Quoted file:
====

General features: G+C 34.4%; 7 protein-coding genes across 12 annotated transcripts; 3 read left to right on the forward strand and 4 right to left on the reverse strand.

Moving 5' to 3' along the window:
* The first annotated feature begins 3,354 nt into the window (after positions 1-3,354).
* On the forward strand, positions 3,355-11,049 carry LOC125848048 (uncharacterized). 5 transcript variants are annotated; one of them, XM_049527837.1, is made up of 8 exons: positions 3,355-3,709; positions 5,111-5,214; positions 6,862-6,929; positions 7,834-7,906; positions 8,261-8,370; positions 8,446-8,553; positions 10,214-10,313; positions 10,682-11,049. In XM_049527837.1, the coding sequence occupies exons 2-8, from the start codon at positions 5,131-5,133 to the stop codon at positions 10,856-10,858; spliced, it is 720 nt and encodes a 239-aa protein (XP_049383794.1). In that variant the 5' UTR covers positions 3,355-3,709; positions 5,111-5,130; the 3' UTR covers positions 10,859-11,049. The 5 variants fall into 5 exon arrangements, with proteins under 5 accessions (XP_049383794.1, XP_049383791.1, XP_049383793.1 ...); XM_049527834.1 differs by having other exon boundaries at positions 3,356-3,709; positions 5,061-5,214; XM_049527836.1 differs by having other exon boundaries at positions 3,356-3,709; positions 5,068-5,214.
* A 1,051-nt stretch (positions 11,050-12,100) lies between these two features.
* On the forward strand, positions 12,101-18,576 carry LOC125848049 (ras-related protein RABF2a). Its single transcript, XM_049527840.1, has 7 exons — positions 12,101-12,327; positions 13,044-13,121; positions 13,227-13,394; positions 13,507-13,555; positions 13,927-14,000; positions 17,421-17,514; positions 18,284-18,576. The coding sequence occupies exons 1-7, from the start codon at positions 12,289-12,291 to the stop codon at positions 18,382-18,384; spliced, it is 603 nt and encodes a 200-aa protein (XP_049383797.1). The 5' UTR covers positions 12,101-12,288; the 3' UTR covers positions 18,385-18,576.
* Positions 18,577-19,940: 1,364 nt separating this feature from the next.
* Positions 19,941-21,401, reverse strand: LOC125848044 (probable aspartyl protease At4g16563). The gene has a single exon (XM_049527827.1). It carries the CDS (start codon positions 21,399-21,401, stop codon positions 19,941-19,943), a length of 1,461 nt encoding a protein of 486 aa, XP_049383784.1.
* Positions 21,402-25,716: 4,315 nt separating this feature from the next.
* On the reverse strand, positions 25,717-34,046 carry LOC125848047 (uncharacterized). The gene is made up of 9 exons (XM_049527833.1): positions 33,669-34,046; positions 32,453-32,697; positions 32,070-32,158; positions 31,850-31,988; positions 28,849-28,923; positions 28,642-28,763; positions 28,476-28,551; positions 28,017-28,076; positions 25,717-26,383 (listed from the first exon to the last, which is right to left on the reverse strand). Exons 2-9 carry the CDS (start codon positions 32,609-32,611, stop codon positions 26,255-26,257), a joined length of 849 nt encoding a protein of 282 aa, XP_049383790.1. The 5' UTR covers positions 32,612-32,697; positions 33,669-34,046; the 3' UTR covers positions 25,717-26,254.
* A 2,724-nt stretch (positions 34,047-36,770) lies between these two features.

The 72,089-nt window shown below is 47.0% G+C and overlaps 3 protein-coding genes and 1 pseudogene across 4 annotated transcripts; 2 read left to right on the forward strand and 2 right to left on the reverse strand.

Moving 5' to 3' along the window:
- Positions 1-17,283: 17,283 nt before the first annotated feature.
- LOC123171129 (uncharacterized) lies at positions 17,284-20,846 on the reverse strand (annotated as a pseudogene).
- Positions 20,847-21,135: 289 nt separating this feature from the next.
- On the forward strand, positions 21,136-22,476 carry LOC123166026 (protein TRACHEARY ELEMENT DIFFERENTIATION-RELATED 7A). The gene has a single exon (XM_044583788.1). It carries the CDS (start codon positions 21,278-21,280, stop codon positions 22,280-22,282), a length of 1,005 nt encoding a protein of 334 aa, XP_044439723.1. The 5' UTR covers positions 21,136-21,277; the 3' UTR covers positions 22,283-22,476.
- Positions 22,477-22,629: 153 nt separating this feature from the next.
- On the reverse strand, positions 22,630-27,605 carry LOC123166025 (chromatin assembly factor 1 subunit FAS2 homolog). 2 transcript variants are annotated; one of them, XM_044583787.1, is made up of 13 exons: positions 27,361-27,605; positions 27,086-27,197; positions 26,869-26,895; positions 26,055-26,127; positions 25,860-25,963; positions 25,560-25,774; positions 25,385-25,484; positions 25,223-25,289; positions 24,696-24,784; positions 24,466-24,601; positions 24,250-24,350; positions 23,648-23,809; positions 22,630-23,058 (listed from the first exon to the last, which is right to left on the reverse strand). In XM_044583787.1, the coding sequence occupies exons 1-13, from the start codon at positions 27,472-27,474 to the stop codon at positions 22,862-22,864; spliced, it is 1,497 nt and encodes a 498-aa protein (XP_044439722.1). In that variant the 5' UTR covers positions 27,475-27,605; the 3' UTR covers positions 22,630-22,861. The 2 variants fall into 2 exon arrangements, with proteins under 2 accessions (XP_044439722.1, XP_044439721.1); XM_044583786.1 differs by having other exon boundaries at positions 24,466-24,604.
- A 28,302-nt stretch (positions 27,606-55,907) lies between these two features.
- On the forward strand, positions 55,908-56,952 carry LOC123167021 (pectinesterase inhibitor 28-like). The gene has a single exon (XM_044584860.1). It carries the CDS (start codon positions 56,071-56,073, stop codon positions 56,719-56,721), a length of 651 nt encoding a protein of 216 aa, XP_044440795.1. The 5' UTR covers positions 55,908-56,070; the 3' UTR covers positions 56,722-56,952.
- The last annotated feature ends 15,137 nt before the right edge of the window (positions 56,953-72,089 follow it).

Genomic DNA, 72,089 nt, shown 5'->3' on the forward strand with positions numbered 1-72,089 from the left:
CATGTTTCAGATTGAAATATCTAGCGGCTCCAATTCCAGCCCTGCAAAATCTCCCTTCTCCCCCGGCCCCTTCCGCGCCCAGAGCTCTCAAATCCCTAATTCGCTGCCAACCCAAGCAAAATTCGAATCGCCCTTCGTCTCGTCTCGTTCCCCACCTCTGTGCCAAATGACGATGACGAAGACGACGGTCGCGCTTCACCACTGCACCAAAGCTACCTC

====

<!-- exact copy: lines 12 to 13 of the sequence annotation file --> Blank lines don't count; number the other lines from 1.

The 72,089-nt window shown below is 47.0% G+C and overlaps 3 protein-coding genes and 1 pseudogene across 4 annotated transcripts; 2 read left to right on the forward strand and 2 right to left on the reverse strand.

Moving 5' to 3' along the window: